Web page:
The IRS mandatory audit program for presidents has its roots in the Nixon era, when questions were raised about the IRS’s ability to review the president’s returns, the report said.

In 1977, three years after Nixon resigned under the threat of impeachment, the agency adopted a policy to require an annual audit of both the president and vice president while they were in office. The standing policy would help depoliticize the examination, the report said.

But committee members said that practice was not followed under Trump. They said no audit appears to have taken place during the first two years of his presidency. Only one of Trump’s returns began to receive an audit while he was in office, the report stated.

The IRS on its website offers some insights into how the program functions. The location of the president and vice president’s returns are supposed to be monitored at all times during the examination, the documents are to be kept in an orange folder, in a locked drawer or cabinet when it’s not being looked at, and not viewed by other employees.

Still there are many unanswered questions, including which returns are probed, how many agents are involved in the examination, how long the audits will take and what happens when a president disagrees with the finding of the audit.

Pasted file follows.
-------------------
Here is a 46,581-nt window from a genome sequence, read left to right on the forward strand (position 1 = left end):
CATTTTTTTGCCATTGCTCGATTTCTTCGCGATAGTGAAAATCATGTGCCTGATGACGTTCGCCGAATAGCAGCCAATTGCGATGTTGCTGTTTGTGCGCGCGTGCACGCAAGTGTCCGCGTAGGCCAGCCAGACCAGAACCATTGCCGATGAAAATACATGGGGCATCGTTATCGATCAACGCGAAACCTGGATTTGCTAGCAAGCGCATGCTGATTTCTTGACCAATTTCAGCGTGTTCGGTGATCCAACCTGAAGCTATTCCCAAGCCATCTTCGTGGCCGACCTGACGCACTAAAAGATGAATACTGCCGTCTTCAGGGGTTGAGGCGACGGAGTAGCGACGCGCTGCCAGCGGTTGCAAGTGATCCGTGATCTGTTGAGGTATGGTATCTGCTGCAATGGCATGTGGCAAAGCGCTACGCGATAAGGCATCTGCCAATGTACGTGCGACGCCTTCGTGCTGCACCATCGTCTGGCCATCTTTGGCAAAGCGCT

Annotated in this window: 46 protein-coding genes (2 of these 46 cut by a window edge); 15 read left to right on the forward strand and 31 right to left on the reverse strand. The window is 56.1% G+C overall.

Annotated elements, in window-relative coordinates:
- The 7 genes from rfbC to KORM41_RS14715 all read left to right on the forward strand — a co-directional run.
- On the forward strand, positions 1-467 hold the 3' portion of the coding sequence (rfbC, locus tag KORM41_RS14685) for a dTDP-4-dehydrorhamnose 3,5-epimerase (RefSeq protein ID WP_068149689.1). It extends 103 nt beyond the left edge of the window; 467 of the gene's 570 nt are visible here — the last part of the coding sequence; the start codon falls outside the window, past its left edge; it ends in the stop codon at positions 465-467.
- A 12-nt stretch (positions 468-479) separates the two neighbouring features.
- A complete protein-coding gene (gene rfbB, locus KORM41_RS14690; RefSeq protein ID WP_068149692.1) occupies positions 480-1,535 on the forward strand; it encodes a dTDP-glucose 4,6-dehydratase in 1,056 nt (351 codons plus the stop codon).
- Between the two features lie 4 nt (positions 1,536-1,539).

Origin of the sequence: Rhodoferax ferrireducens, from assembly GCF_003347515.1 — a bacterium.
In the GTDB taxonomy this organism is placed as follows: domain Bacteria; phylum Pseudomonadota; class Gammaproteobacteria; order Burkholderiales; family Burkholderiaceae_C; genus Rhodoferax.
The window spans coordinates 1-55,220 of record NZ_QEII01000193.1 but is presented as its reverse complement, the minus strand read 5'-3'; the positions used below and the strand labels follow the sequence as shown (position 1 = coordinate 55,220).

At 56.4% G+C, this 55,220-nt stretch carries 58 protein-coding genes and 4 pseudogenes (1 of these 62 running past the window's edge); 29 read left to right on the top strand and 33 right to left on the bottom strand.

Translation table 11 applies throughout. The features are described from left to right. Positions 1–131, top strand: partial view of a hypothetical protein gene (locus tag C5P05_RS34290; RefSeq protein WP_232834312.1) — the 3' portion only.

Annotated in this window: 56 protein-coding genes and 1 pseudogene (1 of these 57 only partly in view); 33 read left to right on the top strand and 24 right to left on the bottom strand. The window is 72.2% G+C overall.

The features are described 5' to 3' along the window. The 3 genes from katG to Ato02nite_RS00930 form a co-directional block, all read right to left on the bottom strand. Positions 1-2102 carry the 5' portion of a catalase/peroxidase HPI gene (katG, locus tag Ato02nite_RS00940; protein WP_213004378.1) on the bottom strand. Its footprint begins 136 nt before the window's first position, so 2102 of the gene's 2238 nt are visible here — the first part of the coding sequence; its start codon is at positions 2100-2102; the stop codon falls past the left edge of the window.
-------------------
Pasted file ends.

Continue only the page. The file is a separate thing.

— Erin. B. Logan

4. What are the odds that Congress will pass a bill requiring future presidents to release their tax returns?

House Ways and Means Committee Chairman Richard E. Neal, D-Massachusetts, has filed legislation that would require the Internal Revenue Service to conduct a mandatory audit “as rapidly as practicable” after the filing of a presidential income tax return.

The bill would also require the Treasury secretary to make public the president’s returns; initial, periodic and final reports; and any audit materials.

The legislation comes after Democrats on the panel released a report Tuesday that found “the mandatory audit program was dormant, at best, during the prior administration.”

With Congress set to depart this week until the new year following passage of a $1.7-trillion omnibus package, the legislation is unlikely to go anywhere this year.

But Neal projected confidence that the measure has enough bipartisan support to pass a Republican-led House and Democratic-led Senate in the next Congress.

“I think that it’s fair to say that there’s going to be broad support for this, I believe, in the House and the Senate,” Neal told reporters. “I think this is going to sail because if there was any takeaway from the conversations we’ve had over the last couple of days with Republicans, they would like to see something like this take place.”

A spokesperson for Ways and Means Committee Republicans didn’t immediately respond to a request for comment.

— Nolan D. McCaskill

5. What has Trump said?

He’s been unusually quiet so far.

Trump didn’t immediately react to the committee’s report on his taxes, though he has been vocal about past efforts to release them.

After the Supreme Court ruled against him last month, he called the court a “political body” that had “lost its honor, prestige and standing.”

— Arit John

Story by Los Angeles Times staff. Distributed by Tribune Content Agency, LLC.